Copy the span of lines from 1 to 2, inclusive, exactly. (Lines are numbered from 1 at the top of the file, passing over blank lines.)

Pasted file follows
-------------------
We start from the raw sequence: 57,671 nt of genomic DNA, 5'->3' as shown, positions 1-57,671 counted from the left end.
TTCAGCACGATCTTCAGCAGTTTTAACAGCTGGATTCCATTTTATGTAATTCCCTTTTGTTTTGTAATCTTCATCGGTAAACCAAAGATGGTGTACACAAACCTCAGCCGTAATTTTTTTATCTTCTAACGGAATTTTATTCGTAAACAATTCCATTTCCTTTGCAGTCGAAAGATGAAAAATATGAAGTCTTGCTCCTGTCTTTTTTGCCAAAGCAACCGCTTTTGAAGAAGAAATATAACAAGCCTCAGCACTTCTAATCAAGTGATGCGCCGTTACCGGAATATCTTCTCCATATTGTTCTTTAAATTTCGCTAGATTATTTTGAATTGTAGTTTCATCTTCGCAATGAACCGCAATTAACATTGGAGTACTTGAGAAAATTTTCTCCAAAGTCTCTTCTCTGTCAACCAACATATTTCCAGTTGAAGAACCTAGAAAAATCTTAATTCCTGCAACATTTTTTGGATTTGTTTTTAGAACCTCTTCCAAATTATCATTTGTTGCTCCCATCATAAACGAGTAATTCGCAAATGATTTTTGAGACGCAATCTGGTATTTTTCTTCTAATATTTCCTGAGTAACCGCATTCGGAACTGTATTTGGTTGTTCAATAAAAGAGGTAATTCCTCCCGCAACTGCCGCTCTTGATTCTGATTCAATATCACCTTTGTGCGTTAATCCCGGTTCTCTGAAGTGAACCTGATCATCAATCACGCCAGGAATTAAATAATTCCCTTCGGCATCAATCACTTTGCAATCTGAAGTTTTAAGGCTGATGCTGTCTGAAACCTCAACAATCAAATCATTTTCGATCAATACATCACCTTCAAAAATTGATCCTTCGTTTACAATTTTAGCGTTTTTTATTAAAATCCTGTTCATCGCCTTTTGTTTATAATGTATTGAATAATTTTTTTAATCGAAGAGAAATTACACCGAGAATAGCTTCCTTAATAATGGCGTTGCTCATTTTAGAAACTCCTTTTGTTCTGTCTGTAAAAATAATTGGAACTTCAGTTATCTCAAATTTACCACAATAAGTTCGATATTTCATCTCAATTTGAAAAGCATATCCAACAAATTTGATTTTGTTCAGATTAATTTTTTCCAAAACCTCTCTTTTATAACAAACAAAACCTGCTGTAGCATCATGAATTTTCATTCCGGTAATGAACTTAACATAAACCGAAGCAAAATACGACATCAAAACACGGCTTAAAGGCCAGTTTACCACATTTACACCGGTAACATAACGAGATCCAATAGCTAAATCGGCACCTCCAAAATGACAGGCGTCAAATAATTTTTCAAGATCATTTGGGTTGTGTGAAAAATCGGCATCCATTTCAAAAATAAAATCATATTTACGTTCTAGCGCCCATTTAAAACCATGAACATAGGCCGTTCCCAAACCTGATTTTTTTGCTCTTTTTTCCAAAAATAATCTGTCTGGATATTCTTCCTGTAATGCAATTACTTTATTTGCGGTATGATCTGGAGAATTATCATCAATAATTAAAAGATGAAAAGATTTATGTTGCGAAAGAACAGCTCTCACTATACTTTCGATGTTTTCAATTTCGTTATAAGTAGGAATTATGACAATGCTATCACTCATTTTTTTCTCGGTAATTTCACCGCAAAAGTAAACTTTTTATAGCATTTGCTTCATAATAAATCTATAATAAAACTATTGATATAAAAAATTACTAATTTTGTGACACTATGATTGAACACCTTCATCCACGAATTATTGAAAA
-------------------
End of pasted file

We start from the raw sequence: 57,671 nt of genomic DNA, 5'->3' as shown, positions 1-57,671 counted from the left end.
TTCAGCACGATCTTCAGCAGTTTTAACAGCTGGATTCCATTTTATGTAATTCCCTTTTGTTTTGTAATCTTCATCGGTAAACCAAAGATGGTGTACACAAACCTCAGCCGTAATTTTTTTATCTTCTAACGGAATTTTATTCGTAAACAATTCCATTTCCTTTGCAGTCGAAAGATGAAAAATATGAAGTCTTGCTCCTGTCTTTTTTGCCAAAGCAACCGCTTTTGAAGAAGAAATATAACAAGCCTCAGCACTTCTAATCAAGTGATGCGCCGTTACCGGAATATCTTCTCCATATTGTTCTTTAAATTTCGCTAGATTATTTTGAATTGTAGTTTCATCTTCGCAATGAACCGCAATTAACATTGGAGTACTTGAGAAAATTTTCTCCAAAGTCTCTTCTCTGTCAACCAACATATTTCCAGTTGAAGAACCTAGAAAAATCTTAATTCCTGCAACATTTTTTGGATTTGTTTTTAGAACCTCTTCCAAATTATCATTTGTTGCTCCCATCATAAACGAGTAATTCGCAAATGATTTTTGAGACGCAATCTGGTATTTTTCTTCTAATATTTCCTGAGTAACCGCATTCGGAACTGTATTTGGTTGTTCAATAAAAGAGGTAATTCCTCCCGCAACTGCCGCTCTTGATTCTGATTCAATATCACCTTTGTGCGTTAATCCCGGTTCTCTGAAGTGAACCTGATCATCAATCACGCCAGGAATTAAATAATTCCCTTCGGCATCAATCACTTTGCAATCTGAAGTTTTAAGGCTGATGCTGTCTGAAACCTCAACAATCAAATCATTTTCGATCAATACATCACCTTCAAAAATTGATCCTTCGTTTACAATTTTAGCGTTTTTTATTAAAATCCTGTTCATCGCCTTTTGTTTATAATGTATTGAATAATTTTTTTAATCGAAGAGAAATTACACCGAGAATAGCTTCCTTAATAATGGCGTTGCTCATTTTAGAAACTCCTTTTGTTCTGTCTGTAAAAATAATTGGAACTTCAGTTATCTCAAATTTACCACAATAAGTTCGATATTTCATCTCAATTTGAAAAGCATATCCAACAAATTTGATTTTGTTCAGATTAATTTTTTCCAAAACCTCTCTTTTATAACAAACAAAACCTGCTGTAGCATCATGAATTTTCATTCCGGTAATGAACTTAACATAAACCGAAGCAAAATACGACATCAAAACACGGCTTAAAGGCCAGTTTACCACATTTACACCGGTAACATAACGAGATCCAATAGCTAAATCGGCACCTCCAAAATGACAGGCGTCAAATAATTTTTCAAGATCATTTGGGTTGTGTGAAAAATCGGCATCCATTTCAAAAATAAAATCATATTTACGTTCTAGCGCCCATTTAAAACCATGAACATAGGCCGTTCCCAAACCTGATTTTTTTGCTCTTTTTTCCAAAAATAATCTGTCTGGATATTCTTCCTGTAATGCAATTACTTTATTTGCGGTATGATCTGGAGAATTATCATCAATAATTAAAAGATGAAAAGATTTATGTTGCGAAAGAACAGCTCTCACTATACTTTCGATGTTTTCAATTTCGTTATAAGTAGGAATTATGACAATGCTATCACTCATTTTTTTCTCGGTAATTTCACCGCAAAAGTAAACTTTTTATAGCATTTGCTTCATAATAAATCTATAATAAAACTATTGATATAAAAAATTACTAATTTTGTGACACTATGATTGAACACCTTCATCCACGAATTATTGAAAA